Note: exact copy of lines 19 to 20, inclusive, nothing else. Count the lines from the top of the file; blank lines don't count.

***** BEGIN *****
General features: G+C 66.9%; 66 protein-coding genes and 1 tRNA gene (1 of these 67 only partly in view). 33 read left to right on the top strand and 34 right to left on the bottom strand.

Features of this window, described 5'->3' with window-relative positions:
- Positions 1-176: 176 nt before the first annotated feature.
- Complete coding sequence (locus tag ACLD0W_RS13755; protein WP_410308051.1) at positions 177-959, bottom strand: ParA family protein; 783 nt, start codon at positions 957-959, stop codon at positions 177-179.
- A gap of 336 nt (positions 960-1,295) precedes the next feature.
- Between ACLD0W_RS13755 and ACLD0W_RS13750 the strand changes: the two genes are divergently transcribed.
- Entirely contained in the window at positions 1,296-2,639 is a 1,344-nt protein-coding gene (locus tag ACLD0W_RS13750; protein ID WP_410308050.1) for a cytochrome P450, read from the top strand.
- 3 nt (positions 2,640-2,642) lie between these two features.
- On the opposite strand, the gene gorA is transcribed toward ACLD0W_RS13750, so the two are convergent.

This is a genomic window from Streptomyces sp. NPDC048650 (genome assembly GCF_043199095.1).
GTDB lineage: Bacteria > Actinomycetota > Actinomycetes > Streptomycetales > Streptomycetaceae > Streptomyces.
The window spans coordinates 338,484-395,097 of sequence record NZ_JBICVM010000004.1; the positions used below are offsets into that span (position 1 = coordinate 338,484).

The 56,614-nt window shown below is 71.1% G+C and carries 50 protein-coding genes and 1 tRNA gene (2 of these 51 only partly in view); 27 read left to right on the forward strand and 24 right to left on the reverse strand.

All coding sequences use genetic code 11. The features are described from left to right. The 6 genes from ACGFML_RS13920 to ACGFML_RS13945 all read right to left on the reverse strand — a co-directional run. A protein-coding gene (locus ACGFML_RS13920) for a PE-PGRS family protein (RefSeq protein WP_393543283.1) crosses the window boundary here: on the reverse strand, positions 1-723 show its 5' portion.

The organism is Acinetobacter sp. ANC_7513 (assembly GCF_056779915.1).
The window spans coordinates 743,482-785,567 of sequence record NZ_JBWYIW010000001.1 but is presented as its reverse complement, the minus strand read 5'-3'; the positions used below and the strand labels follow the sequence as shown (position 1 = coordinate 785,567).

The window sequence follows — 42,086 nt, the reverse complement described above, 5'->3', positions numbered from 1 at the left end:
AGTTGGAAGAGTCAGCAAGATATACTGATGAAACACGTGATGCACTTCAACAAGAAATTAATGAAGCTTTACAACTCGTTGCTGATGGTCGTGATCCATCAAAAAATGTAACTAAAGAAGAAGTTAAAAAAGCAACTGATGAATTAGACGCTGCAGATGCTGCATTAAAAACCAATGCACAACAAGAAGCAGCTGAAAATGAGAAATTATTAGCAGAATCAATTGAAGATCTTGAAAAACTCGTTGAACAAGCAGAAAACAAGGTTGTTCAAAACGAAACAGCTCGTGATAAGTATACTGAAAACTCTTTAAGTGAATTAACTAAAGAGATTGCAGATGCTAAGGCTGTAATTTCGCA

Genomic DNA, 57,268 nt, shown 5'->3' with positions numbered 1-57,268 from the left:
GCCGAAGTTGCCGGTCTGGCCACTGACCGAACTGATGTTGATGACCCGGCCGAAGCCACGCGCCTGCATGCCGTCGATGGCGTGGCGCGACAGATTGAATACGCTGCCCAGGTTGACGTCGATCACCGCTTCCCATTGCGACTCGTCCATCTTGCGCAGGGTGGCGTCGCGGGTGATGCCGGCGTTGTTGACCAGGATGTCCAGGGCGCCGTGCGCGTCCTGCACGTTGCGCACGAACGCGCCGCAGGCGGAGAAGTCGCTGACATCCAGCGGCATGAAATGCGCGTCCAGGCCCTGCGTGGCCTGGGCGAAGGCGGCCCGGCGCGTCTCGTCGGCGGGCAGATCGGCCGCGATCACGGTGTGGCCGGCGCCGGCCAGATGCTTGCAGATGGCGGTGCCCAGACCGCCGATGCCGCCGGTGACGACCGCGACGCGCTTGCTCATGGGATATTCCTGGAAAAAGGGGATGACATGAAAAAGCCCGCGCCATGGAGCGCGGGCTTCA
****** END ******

Genomic DNA, 57,268 nt, shown 5'->3' with positions numbered 1-57,268 from the left:
GCCGAAGTTGCCGGTCTGGCCACTGACCGAACTGATGTTGATGACCCGGCCGAAGCCACGCGCCTGCATGCCGTCGATGGCGTGGCGCGACAGATTGAATACGCTGCCCAGGTTGACGTCGATCACCGCTTCCCATTGCGACTCGTCCATCTTGCGCAGGGTGGCGTCGCGGGTGATGCCGGCGTTGTTGACCAGGATGTCCAGGGCGCCGTGCGCGTCCTGCACGTTGCGCACGAACGCGCCGCAGGCGGAGAAGTCGCTGACATCCAGCGGCATGAAATGCGCGTCCAGGCCCTGCGTGGCCTGGGCGAAGGCGGCCCGGCGCGTCTCGTCGGCGGGCAGATCGGCCGCGATCACGGTGTGGCCGGCGCCGGCCAGATGCTTGCAGATGGCGGTGCCCAGACCGCCGATGCCGCCGGTGACGACCGCGACGCGCTTGCTCATGGGATATTCCTGGAAAAAGGGGATGACATGAAAAAGCCCGCGCCATGGAGCGCGGGCTTCA